The Prospectus Regulation—essentials
The Prospectus Regulation—essentials

The following Banking & Finance practice note provides comprehensive and up to date legal information covering:

  • The Prospectus Regulation—essentials
  • Background to the Prospectus Regulation
  • What is the Prospectus Regulation?
  • Overview of main provisions
  • Chapter 1—General provisions
  • Chapter 2—Drawing up of the prospectus
  • Chapter 3—The content and format of the prospectus
  • Chapter 4—Arrangements for approval and publication of the prospectus
  • Chapter 5—Cross-border offers and admissions to trading on a regulated market and use of languages
  • Chapter 6—Specific rules in relation to issuers established in third countries
  • More...

The Prospectus Regulation—essentials

IP COMPLETION DAY: 11pm (GMT) on 31 December 2020 marks the end of the Brexit transition/implementation period entered into following the UK’s withdrawal from the EU. At this point in time (referred to in UK law as ‘IP completion day’), key transitional arrangements come to an end and significant changes begin to take effect across the UK’s legal regime. This document contains guidance on subjects impacted by these changes. Before continuing your research, see Practice Note: What does IP completion day mean for DCM lawyers?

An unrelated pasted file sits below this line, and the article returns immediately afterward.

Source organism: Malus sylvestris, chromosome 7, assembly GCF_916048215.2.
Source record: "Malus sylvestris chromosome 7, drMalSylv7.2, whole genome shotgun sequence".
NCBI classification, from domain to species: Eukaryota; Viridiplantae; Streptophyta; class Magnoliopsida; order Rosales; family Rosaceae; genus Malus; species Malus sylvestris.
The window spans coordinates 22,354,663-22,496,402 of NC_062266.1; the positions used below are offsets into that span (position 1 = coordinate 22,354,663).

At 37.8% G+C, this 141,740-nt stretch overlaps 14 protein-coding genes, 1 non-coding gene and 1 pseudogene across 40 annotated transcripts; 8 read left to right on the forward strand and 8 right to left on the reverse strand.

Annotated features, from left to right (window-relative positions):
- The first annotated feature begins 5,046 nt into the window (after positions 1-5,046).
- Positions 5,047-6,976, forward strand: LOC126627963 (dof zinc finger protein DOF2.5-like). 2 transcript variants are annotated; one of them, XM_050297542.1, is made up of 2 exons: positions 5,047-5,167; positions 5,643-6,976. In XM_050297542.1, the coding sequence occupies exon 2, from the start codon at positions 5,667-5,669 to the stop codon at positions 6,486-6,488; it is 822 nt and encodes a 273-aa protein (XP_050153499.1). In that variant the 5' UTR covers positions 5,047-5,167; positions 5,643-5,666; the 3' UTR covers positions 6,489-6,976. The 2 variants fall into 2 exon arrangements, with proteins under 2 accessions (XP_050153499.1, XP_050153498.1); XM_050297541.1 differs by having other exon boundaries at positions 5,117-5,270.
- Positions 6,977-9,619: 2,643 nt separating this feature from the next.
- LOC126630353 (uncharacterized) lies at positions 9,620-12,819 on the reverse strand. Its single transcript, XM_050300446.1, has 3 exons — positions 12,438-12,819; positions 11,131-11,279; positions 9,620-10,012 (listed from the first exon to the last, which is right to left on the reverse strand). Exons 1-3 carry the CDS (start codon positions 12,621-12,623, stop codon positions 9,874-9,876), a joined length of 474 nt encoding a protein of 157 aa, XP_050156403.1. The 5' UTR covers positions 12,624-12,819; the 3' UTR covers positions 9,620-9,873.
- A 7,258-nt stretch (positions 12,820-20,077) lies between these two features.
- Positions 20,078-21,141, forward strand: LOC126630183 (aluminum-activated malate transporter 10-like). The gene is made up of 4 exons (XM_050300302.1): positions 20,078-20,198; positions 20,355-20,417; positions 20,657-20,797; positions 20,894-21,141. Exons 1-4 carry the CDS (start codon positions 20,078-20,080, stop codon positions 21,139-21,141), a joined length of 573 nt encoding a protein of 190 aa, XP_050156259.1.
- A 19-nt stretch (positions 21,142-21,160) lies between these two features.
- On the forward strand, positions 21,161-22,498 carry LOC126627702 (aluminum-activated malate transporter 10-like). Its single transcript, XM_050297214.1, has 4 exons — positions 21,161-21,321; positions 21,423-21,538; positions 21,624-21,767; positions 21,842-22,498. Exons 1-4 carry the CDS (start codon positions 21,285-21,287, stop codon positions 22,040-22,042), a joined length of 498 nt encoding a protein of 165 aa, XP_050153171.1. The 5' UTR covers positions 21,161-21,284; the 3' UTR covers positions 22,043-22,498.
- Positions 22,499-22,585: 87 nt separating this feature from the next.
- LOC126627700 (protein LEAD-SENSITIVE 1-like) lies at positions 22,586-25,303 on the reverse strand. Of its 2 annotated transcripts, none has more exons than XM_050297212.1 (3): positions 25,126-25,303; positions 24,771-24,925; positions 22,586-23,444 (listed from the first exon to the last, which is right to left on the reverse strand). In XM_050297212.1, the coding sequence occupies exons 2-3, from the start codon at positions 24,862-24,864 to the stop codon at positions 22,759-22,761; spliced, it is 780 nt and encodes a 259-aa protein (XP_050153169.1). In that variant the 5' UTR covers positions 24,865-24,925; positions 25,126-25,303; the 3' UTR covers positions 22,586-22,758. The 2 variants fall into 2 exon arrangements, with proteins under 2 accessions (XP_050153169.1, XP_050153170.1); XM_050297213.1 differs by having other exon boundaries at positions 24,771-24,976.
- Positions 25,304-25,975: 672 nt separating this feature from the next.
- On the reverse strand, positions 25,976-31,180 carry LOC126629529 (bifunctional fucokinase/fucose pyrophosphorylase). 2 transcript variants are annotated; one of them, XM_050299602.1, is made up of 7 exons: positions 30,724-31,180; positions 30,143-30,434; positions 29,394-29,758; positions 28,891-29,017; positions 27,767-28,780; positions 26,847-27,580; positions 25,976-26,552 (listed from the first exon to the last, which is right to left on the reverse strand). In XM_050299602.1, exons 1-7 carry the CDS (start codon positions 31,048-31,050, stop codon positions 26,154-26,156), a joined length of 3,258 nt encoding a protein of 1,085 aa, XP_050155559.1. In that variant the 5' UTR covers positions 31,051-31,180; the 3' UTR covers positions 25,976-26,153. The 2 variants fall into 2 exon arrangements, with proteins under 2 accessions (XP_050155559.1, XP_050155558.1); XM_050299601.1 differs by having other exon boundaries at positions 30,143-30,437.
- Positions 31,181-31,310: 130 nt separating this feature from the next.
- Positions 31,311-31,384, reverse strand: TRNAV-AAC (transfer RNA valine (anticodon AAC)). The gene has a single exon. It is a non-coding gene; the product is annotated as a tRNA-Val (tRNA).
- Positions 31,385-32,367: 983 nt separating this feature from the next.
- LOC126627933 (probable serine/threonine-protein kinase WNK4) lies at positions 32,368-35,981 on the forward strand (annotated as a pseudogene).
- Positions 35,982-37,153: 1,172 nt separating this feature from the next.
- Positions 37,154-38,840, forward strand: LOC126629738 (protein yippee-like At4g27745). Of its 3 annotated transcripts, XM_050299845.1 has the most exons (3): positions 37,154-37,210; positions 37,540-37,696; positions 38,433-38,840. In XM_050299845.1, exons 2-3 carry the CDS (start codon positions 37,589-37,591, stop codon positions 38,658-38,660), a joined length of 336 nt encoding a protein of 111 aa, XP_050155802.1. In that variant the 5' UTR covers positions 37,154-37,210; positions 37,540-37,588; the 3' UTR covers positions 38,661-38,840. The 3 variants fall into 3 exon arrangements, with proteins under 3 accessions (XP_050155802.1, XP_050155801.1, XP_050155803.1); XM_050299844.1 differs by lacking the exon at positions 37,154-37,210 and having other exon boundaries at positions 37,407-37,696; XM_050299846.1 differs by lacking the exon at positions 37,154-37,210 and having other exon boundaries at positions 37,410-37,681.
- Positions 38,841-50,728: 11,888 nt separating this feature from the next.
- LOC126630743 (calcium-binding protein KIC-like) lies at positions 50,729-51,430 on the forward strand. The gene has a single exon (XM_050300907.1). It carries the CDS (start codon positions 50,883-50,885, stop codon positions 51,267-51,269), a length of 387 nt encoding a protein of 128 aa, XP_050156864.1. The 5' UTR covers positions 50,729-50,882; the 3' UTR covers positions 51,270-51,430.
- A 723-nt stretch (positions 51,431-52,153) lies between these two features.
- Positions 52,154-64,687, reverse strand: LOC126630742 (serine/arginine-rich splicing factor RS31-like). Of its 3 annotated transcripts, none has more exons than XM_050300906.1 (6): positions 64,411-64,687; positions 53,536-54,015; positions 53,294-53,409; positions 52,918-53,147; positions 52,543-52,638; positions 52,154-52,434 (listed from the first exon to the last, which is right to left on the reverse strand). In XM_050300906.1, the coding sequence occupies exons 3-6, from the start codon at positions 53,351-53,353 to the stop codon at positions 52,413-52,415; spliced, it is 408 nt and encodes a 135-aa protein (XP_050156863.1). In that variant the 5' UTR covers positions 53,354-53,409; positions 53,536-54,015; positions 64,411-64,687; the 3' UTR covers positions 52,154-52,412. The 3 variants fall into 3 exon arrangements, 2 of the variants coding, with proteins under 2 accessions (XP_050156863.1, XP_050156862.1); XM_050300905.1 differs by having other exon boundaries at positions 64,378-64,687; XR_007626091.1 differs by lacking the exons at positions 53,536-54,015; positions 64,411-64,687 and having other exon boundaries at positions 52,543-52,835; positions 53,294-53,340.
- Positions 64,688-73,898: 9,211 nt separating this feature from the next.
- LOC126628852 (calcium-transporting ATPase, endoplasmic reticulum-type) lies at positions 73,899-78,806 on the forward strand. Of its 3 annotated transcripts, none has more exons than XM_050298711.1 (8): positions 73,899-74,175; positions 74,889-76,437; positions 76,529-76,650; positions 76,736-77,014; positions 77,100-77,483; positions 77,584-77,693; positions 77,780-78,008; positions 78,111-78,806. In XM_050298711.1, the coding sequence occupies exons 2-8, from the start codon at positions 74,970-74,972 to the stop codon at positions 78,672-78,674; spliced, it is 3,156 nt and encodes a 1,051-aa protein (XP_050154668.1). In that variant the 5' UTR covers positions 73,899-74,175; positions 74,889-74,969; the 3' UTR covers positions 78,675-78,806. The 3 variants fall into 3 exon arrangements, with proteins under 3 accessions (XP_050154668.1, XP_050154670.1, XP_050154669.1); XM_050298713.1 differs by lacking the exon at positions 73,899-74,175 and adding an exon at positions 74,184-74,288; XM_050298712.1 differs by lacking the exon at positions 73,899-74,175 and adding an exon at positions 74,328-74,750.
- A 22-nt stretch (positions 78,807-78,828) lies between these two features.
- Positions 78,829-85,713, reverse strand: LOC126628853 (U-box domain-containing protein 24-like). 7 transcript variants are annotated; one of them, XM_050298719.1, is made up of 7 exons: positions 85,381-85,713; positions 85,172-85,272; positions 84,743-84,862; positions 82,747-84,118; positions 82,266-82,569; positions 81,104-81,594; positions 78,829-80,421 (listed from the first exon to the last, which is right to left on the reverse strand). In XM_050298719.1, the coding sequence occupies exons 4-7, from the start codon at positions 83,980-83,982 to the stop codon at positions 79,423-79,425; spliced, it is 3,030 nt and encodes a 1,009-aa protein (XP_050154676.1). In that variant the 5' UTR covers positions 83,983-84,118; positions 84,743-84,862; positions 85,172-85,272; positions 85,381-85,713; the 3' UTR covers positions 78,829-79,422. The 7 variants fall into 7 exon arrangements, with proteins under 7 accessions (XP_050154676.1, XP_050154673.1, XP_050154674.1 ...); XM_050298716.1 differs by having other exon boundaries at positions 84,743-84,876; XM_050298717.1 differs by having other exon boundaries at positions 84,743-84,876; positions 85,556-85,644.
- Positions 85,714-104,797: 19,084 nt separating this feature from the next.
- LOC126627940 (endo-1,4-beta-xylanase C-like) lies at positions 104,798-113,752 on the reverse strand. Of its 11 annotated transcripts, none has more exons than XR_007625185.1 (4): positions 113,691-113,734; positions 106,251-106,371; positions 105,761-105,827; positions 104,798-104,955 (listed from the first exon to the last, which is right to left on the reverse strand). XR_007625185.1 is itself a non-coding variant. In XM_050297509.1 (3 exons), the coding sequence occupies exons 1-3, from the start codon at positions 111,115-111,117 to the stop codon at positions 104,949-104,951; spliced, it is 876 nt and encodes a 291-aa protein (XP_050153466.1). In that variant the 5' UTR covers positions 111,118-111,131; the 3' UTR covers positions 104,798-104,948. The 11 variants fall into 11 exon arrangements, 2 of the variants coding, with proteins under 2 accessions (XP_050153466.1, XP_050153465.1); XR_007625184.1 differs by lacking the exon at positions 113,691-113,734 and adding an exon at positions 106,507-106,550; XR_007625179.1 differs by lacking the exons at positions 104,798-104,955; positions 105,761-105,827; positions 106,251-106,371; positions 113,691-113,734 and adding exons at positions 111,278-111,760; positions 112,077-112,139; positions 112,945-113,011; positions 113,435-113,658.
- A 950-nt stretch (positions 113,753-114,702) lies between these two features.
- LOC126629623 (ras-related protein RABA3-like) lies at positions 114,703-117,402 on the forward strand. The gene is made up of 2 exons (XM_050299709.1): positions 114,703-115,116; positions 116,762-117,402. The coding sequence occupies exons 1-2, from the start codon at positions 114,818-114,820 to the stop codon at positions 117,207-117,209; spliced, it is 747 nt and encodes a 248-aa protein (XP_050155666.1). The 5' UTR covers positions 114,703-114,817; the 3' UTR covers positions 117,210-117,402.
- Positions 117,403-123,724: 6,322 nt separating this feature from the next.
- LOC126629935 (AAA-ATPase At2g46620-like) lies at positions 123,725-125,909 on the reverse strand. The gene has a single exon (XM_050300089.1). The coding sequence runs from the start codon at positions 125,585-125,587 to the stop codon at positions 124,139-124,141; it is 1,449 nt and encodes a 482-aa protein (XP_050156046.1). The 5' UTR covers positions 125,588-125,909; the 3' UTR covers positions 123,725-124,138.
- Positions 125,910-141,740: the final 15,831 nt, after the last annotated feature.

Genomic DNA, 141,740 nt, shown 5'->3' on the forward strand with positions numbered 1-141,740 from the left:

Coronavirus (COVID-19): This Practice Note contains information on subjects potentially impacted by the government and regulators' responses to the coronavirus (COVID-19) outbreak. We are reviewing our content on the basis of information available and will keep it under regular review. For information on key developments and related practical guidance on the implications for lawyers, see: Coronavirus (COVID-19) toolkit and Practice Note: Coronavirus (COVID-19)—implications for debt capital markets.

BREXIT: As of 31 January 2020, the UK is no longer an EU Member State, but has entered an implementation period during which it continues to be treated by the EU as a Member State for many purposes. As a third country, the UK can no longer participate in the EU’s political institutions, agencies, offices, bodies and governance structures (except to the limited extent agreed), but the UK must continue to adhere

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